I’ve been on a little blog hiatus lately, but today I’m back in full force sharing the details of the 2015 Sunset Idea House. After all, what better way to come back than by bombarding you with some great design? You may remember my post from the 2014 Sunset Idea House, which was located in the quintessential Southern California beach town of Manhattan Beach. The 2015 Sunset Idea House is located in the upscale Hilltop neighborhood of Denver, CO and is packed with a ton of inspiration and original ideas.
Originally built as a 1954 midcentury ranch, it was owned by the same family until very recently. Architect Jonas Di Caprio of Design Platform happened upon the home during an estate sale, where it was being sold by its original owner, now 93 years old and a former furniture shop owner and design aficionado. Respectful of the original owner, Di Caprio had all remodel plans approved by the original owner before he proceeded with construction. Interior designer Megan Hudacky of cky designs was brought in to transform the interior of the home into the three-level 5100 square foot, 5 bedroom, 5.5 bath home that it is today, all with modern amenities with an eye to the home’s midcentury past. Jessica Lummus of Environmental Designs was brought in to transform the garden and did so by weaving drought-tolerant landscaping throughout the outdoor garden and entertaining/social spaces, linking the indoors with the outdoors.
As is typical with midcentury homes, an open floor plan is key in the living area. However, cky designs provided definition to the open living spaces by creating walls that still allow interaction between spaces.
The entry wall and screen were made by Design Platform’s cabinet and furniture shop ‘Platform Workshop’. The design idea was to create a feature wall that provides separation between rooms but is still semi transparent, and provides storage and warmth to the space.
The entry wall has a front entry wardrobe on one side with a living room media built in on the other. Half of the wall is made from vertical solid hickory beams that are spaced apart and draw light through the space. The hickory wraps around and becomes the wine bar niche off the kitchen and dining.
No detail was overlooked in the transformation of the 1950s ranch into the midcentury modern residence that it is today. Time was taken to not only complete the project, but to do it right.
Matching brick was painstakingly tracked down, and expert masons copied the original tuck/point work. Notes Jonas DiCaprio from Design Platform, “Keeping the new brick in plane with the original was a great challenge both structurally and in meeting current energy codes. We had to essentially build a concrete beam all the way around the house and used closed cell insulation to get proper insulation values. We added nearly a foot of extra ceiling height to the main floor as well with the structural system.”
The vibrantly tiled kitchen opens up the adjacent dining area while the tiled wall which extends to the floor and beyond the island provides a fresh pop of bold color agains the wood cabinetry and floors.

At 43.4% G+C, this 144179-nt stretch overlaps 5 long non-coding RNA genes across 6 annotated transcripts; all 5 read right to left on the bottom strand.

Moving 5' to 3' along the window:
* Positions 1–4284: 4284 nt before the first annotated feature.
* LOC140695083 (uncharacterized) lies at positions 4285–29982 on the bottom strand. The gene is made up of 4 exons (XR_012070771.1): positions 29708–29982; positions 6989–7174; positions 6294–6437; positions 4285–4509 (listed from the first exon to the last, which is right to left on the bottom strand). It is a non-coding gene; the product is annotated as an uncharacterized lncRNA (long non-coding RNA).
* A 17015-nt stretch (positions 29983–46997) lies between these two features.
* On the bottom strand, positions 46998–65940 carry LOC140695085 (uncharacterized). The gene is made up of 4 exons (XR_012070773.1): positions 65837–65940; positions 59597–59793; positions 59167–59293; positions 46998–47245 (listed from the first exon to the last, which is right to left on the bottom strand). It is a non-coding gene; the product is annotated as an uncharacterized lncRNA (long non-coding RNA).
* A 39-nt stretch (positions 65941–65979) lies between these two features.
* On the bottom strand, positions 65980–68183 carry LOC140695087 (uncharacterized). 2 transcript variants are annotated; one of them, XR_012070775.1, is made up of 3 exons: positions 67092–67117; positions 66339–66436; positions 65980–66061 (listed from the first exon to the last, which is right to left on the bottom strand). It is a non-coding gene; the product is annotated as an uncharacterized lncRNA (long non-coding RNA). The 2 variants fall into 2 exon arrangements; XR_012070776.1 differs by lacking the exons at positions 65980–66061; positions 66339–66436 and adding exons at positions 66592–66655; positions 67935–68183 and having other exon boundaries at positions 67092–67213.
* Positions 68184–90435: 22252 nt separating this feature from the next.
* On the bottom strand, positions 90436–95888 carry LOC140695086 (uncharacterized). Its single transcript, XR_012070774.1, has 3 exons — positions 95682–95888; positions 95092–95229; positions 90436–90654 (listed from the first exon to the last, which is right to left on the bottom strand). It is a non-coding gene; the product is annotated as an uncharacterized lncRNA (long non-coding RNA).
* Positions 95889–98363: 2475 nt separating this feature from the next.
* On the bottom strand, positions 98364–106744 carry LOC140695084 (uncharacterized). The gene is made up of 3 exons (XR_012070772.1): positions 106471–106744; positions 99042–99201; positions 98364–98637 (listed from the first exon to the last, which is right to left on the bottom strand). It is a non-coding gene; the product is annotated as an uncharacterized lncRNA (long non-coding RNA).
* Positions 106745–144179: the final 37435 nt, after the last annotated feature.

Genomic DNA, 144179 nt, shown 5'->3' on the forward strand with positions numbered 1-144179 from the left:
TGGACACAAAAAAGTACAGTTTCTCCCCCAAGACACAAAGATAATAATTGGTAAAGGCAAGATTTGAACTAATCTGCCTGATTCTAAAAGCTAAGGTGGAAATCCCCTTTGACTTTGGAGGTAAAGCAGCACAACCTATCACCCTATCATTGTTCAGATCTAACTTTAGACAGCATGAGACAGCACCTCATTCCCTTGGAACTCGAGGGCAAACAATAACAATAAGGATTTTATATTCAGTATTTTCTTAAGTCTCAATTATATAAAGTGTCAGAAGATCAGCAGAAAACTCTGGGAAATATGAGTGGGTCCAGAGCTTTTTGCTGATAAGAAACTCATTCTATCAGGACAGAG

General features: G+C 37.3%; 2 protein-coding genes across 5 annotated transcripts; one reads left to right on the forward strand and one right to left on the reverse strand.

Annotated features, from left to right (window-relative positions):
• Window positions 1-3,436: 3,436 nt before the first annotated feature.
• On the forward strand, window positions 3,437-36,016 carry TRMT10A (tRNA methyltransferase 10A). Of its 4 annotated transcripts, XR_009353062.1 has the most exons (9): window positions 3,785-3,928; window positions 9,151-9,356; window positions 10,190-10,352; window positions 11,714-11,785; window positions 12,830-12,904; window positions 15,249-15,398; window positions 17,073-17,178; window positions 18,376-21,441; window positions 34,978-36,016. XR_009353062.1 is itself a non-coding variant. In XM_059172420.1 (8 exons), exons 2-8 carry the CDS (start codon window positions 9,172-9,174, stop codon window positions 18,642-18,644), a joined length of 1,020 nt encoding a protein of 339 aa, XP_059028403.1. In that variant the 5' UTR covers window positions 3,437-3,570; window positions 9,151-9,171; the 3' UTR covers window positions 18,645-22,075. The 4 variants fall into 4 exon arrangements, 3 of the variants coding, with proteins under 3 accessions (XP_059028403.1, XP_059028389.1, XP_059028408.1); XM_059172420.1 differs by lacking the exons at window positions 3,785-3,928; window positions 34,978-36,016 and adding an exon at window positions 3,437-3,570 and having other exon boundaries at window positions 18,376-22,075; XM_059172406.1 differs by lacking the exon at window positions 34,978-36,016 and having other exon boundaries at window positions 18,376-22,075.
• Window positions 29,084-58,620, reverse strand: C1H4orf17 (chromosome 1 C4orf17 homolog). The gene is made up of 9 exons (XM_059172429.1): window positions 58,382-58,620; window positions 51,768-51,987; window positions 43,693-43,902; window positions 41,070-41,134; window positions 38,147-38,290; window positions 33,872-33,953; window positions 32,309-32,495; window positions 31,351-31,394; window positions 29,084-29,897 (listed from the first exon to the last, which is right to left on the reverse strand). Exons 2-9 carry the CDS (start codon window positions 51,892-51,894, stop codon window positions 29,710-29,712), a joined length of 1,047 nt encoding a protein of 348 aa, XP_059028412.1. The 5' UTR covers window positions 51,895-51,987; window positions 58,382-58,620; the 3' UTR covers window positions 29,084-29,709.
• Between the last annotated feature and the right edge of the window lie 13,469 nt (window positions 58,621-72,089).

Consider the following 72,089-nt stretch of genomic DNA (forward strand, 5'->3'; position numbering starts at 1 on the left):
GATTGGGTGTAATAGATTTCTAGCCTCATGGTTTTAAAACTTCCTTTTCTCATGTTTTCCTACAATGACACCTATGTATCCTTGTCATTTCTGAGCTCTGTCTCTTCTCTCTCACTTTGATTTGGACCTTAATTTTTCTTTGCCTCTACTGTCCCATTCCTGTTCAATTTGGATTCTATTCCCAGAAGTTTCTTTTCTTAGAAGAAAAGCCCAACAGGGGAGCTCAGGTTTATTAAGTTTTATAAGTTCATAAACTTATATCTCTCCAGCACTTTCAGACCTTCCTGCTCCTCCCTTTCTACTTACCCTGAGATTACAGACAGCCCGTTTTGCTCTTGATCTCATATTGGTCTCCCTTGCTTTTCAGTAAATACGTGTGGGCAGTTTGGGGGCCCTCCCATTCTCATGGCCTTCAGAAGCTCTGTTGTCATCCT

Various shades of cool blues and are used as accents to the neutral patterns and textures throughout the home.
Interior Designer Megan Hudacky furnished and decorated the house using a mix of her favorite up-and-coming and established local designers, artists, and artisans, creating a warm and inviting environment. Furthermore, vibrant warm tones of yellow, orange, and red are used sparingly throughout for punctuated bursts of color.
Perhaps my favorite vignette in the home is of this seemingly simple but rather complex composition of pattern, texture, and balance of contrasting color that creates energy and at the same time, tension within the room.
A horizontally laid herringbone pattern tile that is interjected with brown and white tile bring controlled chaos and irregularity to an otherwise predictable pattern.
More random pops of color to break up the monotony of a regular repeated hexagon tile pattern in one of the 5.5 baths.
As with last year’s Sunset Idea House, indoor/outdoor living and entertaining was a primary focus when designing the home. An outdoor kitchen, a rooftop patio, a fire pit, and vegetable garden make the outdoor spaces just as relevant as the spaces indoors.
The home’s basement level even hosts a colorful play room and theater room.
The Sunset Magazine 2015 Idea Home is open to the public from now through 9/13. For tickets and information, visit the Sunset Idea House website.
Now about the short blog hiatus, which I did with reason. As mentioned over the weekend on Instagram, I am in the process of opening a retail storefront and trade showroom in Old Town Pasadena, where I will bring all of my latest market finds to the public, so now all those fabulous pieces I post on social media will be obtainable! You may have noticed that I shared my drawing of the store’s exterior this past weekend, and the momentum will continue to build until later in the year when the store opens. While it’s difficult for me to find large chunks of time to write lengthy blog posts as regularly as I have in the past, I have continued to share whatever I come across that inspires me to Instagram as I am able to get my point across in a few short words and without the added stress of having to worry about run-on sentences, grammar, or improper spelling, so please be sure to follow me there! Of course I will continue to write here on the blog, but for more instantaneous tidbits of sources and inspiration, follow me on my other social media channels.